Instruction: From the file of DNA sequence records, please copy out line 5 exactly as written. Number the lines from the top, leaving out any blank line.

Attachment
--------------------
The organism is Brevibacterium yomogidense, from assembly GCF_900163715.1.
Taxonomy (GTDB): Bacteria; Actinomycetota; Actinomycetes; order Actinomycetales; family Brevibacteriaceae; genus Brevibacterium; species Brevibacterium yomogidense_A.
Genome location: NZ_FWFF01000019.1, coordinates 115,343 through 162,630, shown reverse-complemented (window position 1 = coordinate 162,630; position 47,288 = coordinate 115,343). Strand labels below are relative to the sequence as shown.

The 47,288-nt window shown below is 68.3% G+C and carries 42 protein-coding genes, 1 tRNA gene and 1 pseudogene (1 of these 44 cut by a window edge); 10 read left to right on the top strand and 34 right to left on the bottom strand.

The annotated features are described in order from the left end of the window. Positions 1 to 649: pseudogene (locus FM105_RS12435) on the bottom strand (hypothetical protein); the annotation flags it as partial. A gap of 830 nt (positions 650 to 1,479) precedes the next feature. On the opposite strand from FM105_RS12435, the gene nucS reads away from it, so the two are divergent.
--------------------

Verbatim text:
The annotated features are described in order from the left end of the window. Positions 1 to 649: pseudogene (locus FM105_RS12435) on the bottom strand (hypothetical protein); the annotation flags it as partial. A gap of 830 nt (positions 650 to 1,479) precedes the next feature. On the opposite strand from FM105_RS12435, the gene nucS reads away from it, so the two are divergent.